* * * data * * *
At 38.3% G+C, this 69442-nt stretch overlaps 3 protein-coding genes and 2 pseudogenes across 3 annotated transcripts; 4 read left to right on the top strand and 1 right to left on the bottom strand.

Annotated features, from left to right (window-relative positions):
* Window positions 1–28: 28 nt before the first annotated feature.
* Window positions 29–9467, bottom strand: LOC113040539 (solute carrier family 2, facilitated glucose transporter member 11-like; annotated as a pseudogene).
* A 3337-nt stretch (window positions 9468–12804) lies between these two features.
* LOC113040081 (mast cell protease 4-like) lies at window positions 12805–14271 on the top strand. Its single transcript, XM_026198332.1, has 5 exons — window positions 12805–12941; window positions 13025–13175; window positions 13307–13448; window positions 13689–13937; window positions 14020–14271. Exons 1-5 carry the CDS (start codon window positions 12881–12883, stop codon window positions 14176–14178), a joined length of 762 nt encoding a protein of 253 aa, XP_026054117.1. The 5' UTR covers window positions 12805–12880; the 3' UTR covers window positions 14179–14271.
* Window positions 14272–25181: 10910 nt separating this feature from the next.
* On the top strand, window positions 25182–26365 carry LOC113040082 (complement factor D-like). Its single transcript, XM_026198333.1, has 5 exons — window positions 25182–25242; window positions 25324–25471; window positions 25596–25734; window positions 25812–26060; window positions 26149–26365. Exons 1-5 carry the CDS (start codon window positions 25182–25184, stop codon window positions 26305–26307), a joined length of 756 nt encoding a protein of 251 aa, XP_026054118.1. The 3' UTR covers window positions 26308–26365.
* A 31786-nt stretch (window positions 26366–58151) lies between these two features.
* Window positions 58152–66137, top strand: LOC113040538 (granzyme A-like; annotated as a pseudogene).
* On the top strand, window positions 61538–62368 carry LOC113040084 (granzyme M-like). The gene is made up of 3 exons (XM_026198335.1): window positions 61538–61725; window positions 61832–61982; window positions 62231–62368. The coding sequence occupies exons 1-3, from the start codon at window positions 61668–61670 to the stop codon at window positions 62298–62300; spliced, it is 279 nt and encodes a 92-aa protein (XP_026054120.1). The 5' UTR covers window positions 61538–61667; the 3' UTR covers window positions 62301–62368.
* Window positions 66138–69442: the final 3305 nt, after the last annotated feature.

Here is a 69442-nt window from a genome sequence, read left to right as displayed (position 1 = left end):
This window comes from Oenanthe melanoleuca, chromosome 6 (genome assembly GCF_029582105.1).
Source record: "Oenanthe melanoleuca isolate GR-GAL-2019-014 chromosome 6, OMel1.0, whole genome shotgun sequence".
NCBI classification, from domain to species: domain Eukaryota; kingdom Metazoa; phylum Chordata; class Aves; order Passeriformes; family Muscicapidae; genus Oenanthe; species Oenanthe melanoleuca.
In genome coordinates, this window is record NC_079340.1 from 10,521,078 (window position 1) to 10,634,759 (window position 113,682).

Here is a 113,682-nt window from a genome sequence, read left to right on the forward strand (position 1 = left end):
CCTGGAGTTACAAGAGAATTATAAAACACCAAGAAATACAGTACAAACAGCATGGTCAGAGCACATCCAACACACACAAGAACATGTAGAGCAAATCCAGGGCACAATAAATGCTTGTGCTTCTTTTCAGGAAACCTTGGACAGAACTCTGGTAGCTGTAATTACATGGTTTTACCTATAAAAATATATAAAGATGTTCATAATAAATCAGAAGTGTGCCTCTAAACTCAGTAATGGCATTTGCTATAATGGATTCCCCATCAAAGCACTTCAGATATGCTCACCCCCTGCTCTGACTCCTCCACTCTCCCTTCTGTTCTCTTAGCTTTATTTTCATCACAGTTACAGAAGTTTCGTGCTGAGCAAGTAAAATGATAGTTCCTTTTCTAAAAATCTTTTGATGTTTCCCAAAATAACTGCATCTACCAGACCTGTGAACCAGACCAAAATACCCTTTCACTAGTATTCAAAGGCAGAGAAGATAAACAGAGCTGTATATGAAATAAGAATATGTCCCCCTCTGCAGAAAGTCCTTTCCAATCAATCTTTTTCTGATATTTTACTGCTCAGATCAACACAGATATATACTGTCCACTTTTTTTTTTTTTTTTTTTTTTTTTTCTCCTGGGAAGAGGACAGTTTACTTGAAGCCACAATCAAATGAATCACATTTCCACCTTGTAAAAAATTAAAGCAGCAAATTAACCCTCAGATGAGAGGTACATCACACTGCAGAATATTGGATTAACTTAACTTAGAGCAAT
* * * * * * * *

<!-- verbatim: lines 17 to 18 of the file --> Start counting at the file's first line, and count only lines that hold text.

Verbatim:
In genome coordinates, this window is record NC_079340.1 from 10,521,078 (window position 1) to 10,634,759 (window position 113,682).

Here is a 113,682-nt window from a genome sequence, read left to right on the forward strand (position 1 = left end):